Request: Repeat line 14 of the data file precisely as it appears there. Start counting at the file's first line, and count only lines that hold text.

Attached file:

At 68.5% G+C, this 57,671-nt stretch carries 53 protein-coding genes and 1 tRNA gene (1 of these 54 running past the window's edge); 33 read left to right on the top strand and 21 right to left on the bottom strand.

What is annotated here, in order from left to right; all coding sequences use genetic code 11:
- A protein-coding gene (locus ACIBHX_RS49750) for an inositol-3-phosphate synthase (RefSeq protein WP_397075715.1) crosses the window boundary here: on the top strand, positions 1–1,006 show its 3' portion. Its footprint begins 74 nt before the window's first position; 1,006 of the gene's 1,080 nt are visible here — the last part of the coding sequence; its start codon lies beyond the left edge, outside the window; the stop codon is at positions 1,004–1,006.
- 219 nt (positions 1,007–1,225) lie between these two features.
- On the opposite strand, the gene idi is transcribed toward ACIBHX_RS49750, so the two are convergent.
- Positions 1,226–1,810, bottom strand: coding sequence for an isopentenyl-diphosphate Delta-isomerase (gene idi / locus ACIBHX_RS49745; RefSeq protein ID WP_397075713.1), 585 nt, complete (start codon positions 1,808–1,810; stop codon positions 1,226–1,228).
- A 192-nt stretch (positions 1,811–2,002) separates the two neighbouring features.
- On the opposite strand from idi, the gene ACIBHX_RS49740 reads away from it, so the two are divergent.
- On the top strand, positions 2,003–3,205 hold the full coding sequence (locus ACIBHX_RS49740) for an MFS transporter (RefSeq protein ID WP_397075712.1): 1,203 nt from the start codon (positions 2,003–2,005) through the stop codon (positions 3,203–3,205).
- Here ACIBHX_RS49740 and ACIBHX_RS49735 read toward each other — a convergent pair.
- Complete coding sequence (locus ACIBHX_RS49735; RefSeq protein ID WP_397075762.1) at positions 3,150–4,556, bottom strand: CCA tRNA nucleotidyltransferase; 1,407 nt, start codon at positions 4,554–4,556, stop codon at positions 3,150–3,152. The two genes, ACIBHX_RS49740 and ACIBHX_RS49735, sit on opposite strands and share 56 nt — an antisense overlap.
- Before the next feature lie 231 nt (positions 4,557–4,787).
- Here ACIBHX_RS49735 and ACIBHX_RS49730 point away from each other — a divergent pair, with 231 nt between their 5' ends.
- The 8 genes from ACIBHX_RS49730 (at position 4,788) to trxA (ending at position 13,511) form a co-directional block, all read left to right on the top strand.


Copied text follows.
- The 8 genes from ACIBHX_RS49730 (at position 4,788) to trxA (ending at position 13,511) form a co-directional block, all read left to right on the top strand.